Noor Al Qatami: one 2016's most powerful Arab women

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This is an edited crosspost from Nuwait.

Kuwaiti Noor Al-Qatami was chosen as one of the 100 most powerful Arab women in 2016 this March.

She is the founder and CEO of Saveco, an offline mega market in Kuwait. Saveco launched its first store in 2014 and now boasts three large stores complete with restaurants, cafes, international chains, toy stores and other products, and 650 employees.

Al-Qatami’s journey as an entrepreneur started at Bentley University while she was studying for a degree in team management. She used to buy products from Bath & Body Works before they were available in the market and resell them at exhibitions, she told Nuwait.

From left to right: Fahad Al Mutawa, Ahmad Al Obaid and Noor Al qatami speaking at a Sirdab Lab event. (Image via Ana Tadic)

After graduating in 2007, she cofounded a company in Boston named Business Expansion International, focused on connecting mega brands abroad with family businesses in Kuwait. Her founding partners were Robert Grayson and George Naddaf.

“Unfortunately, the company did not succeed as these brands were not fond of having a mediator represent them,” Al Qatami said. “We shifted the company's mission and sector to being one that expands smaller companies to go nationwide [in the US].”

They started their new mission with Prep Cosmetics, a small makeup and cosmetics store. They decided to expand it to Newport Beach in California, a summer tourist location. “As fate had it, that summer renovations were done for the whole area and the main road where our store was located was completely blocked,” she said. “All stores on that street went bankrupt including our own.”

Learning the hard way

After this defeat, Al Qatami questioned whether she had the entrepreneurial gene and reluctantly returned to Kuwait in 2007 to work at her father's business, Al Qatami Steel, a company that imports steel products. He was grooming her to become his successor.

A year into her job as a director of the steel company, she realized that merely signing papers and going through the bureaucratic motions of the company was not challenging enough for her. “I felt my brain cells were degenerating in slow motion every time I went to work and I lacked any sense of accomplishment,” Al Qatami clarified. “My dad had built a fantastic company that would run with or without my presence."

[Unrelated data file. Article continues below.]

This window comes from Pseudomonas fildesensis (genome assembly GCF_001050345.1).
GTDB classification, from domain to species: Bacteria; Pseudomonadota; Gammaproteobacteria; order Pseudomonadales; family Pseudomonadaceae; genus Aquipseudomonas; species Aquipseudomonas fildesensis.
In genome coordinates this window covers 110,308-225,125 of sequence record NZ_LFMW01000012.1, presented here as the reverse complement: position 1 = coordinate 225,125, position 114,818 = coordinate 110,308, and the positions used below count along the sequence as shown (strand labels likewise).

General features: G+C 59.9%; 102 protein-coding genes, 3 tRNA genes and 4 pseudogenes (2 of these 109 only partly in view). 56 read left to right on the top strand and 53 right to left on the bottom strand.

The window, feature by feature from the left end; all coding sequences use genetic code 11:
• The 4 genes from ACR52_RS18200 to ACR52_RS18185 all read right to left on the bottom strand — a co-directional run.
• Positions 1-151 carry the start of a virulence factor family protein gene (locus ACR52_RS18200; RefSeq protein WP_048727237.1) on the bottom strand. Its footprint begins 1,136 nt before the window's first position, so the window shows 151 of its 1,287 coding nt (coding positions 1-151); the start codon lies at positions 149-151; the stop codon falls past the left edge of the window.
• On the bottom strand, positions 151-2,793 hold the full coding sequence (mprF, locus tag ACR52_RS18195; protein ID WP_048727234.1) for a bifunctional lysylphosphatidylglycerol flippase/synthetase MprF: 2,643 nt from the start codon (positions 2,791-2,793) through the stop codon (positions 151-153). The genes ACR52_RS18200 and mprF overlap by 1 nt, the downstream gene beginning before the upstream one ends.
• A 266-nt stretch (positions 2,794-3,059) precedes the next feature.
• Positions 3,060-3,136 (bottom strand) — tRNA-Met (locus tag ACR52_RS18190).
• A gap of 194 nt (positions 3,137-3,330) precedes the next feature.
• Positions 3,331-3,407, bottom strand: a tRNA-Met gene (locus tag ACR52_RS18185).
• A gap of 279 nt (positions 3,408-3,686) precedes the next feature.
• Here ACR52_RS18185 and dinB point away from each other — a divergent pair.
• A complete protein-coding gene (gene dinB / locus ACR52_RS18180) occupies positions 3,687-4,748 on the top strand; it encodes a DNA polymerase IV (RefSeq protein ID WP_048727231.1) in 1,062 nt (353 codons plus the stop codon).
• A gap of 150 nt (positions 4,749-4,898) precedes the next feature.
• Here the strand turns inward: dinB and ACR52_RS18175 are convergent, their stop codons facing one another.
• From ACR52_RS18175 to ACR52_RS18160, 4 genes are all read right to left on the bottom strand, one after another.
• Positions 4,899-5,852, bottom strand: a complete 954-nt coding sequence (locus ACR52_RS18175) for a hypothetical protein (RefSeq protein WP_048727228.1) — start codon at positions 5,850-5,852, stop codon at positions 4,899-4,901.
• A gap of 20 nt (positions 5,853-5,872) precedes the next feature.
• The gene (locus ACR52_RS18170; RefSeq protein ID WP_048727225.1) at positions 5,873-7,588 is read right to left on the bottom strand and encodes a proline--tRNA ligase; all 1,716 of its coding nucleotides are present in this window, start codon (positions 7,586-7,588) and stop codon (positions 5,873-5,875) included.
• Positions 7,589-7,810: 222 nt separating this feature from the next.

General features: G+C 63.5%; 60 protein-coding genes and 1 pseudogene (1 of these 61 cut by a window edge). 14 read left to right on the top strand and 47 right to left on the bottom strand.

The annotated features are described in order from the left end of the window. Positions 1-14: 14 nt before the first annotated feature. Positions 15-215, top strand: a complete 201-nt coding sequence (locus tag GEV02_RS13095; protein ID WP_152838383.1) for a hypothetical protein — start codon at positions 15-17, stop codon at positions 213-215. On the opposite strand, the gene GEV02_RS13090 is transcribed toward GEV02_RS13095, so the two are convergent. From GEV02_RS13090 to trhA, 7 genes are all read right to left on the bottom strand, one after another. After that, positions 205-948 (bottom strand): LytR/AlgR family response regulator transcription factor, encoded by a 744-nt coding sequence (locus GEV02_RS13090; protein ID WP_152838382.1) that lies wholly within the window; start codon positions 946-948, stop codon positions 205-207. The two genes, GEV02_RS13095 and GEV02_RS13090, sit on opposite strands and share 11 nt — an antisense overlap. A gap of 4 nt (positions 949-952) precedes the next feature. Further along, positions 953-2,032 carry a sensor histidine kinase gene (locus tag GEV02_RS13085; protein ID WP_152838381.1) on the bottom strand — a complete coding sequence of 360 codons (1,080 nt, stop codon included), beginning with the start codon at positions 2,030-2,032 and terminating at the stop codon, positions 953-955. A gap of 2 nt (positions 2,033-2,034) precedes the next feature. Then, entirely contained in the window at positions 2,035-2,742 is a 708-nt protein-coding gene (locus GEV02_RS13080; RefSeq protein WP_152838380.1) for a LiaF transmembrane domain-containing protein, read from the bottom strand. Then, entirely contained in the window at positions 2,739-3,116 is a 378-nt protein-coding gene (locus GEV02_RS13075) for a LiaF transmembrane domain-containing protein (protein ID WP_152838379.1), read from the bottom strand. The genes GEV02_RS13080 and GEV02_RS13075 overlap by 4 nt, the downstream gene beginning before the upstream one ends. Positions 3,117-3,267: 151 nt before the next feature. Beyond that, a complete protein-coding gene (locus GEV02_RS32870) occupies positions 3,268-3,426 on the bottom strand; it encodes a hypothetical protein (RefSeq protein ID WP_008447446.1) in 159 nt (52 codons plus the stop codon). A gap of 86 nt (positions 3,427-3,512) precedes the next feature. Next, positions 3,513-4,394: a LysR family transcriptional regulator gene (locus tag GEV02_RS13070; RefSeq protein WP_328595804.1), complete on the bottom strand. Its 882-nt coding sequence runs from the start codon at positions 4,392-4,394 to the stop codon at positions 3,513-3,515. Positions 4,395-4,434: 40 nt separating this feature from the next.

Noor Al Qatami accepting the entrepreneur
award at the 2016 Arab Woman Award.
(Image via Noor Al Qatami)

Having lived in Boston, she noticed that supermarkets in Kuwait did not provide a good customer experience and she missed the grocery shopping experience in the US.

"I did not think they were [bad], but rather in my critical eyes I saw them as having low standards compared to those in Western countries, due to lack of organization, lack of merchandising, neglect towards cleanliness, and most importantly they lacked aesthetics."

Thus Saveco was born. “That was the moment of epiphany or enlightenment where I realized exactly what I should do,” she said.

While the company is mainly offline, their online grocery business is offered as an added service. People find it more convenient than taking time out of their busy lives to shop.

“We [now] offer online payment as well as cash on delivery to our customers,” she said.

Overcoming bureaucracy

Bureaucracy was one of her biggest obstacles she faced in Kuwait. In the US or in the UAE, it takes about 30 minutes to issue a trading license, according to Al Qatami, while in Kuwait it can take months or even years.

“The government has been trying to act as a catalyst to grow SMEs in order to stimulate the economy, but unfortunately it is the amount of signatures needed to get a license that is making the public sector much more attractive than the private sector,” she said.

Saveco may no longer be characterized as an SME, but she thinks that bureaucratic changes need to be made particularly in the Municipality and Commerce ministries.

“When an entrepreneur spends more than half of their time concentrating on going from one ministry to another for required and redundant paperwork, this causes problems,” she explains. “[They] won't have the time to concentrate on their business.”

Al-Qatami believes that the government is not yet encouraging people to shift to the private sector. “There is a reason why 92 percent of employees work in the government section."

Tips for entrepreneurs

Al-Qatami shared three main lessons she learned throughout her long journey:

1. Persistence, patience and ethics should be your best friends. “Never compromise your values no matter how tempting it is to take the easy route.”

2. Your employees are your most valuable assets and should be treated as family members rather than workers. “If your employees are happy they will most certainly make your customers happy.” Here, she gave the example of a dear team member who passed away. Saveco pledged to pay his children's tuition and dedicated a certain amount of money to his wife.

3. “Failure is not a synonym for loss, because the lessons gained make up for the negative experience.”

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